In short, no. Gestational surrogacy agreements are not legal in all 50 states. In the U.S., it is up to individual states to determine the legality of surrogacy agreements, which is why you will find that laws vary widely from one state to the next.
For example, in California, surrogacy is legal, and the state is viewed as highly “surrogacy friendly” because the process is allowed for all growing families, whether married, unmarried, LGBT, or single parent.
However, in the state of New Jersey, gestational surrogacy contracts where the surrogate is compensated for her efforts are illegal. New Jersey residents who choose surrogacy to grow their family must work with a surrogate who resides in a state where gestational surrogacy is allowed.
How do I find out if gestational surrogacy is legal in my state?
There are many helpful online resources that can assist with this question, including Fertility SOURCE Companies. You can review our list of state information.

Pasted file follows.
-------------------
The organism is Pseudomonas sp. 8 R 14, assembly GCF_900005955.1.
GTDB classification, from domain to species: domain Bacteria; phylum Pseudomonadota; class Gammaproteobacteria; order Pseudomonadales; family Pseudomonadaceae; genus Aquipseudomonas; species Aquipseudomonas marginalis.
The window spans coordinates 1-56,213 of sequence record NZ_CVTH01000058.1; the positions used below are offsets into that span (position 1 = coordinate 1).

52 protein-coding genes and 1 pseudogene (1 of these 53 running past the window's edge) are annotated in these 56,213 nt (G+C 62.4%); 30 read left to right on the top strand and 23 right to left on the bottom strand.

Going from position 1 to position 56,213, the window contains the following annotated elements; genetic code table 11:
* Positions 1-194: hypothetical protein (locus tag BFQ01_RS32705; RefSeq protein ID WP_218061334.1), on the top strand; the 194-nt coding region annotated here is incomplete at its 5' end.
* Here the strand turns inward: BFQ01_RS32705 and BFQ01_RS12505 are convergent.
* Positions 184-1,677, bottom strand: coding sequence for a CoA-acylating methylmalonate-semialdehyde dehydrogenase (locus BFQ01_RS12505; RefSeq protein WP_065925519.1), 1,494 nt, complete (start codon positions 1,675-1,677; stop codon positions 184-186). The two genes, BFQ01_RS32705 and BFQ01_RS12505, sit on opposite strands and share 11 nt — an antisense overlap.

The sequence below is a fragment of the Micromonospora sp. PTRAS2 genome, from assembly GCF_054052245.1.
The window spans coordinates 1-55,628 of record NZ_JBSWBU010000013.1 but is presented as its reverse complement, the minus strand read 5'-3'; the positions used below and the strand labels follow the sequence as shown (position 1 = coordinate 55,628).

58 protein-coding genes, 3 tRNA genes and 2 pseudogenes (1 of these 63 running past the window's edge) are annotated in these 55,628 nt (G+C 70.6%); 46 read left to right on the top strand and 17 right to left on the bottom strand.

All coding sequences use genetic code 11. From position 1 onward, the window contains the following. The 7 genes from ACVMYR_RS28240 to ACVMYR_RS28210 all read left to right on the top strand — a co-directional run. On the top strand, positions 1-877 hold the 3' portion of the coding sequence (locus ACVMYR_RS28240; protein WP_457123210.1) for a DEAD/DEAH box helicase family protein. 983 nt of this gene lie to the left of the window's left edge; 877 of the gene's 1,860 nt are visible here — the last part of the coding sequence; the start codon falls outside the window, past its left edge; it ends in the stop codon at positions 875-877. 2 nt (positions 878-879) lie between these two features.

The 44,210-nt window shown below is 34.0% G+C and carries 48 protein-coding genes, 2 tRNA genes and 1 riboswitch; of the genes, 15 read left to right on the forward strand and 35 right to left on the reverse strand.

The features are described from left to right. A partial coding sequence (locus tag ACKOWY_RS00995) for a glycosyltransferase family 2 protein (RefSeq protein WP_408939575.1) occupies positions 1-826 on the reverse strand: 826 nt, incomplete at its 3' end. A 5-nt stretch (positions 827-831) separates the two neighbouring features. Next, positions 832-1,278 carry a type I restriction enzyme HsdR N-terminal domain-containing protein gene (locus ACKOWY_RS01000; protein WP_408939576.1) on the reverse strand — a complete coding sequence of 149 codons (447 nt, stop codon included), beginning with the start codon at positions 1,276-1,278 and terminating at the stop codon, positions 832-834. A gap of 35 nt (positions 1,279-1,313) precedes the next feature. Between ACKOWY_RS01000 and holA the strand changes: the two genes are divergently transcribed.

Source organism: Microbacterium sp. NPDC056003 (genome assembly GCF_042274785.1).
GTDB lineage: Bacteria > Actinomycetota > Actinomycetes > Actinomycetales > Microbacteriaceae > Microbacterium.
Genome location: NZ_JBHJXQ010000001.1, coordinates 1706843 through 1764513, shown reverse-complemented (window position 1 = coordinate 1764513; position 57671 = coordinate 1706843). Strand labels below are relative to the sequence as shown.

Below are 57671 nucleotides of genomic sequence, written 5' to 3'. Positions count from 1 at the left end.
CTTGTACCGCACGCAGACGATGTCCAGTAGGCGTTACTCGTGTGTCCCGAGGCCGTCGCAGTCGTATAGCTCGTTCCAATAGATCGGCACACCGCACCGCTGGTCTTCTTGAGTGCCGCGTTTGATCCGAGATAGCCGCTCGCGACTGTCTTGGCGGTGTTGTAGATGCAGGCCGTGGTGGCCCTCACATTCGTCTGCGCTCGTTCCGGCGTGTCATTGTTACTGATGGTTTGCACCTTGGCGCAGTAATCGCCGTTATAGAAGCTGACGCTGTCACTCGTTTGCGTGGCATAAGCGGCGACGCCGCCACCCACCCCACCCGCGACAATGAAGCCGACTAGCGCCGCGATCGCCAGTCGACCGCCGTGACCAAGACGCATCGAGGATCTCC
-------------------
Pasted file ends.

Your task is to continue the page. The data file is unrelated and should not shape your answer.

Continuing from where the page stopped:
When should I check the legality of surrogacy in my state?
Ideally, intended parents considering gestational surrogacy will review whether it is legal in their state as soon as they wish to begin the process. Our Case Managers will be able to assist you with the many questions you may have regarding state law and surrogacy.
Do I need help from a reproductive lawyer?
Intended parents often turn to a reproductive lawyer for help navigating the legal aspects of the surrogacy process, including the creation of a surrogacy contract. Your lawyer will be able to provide answers to specific questions on local surrogacy law.
What if I live in state where surrogacy is illegal?
If surrogacy is not legal in your home state, you still have options. Parents who live in states like New York and New Jersey, where compensated surrogacy is not allowed, often choose to work with a surrogate mother who resides in another state, one that is more surrogacy friendly, so she can receive appropriate compensation.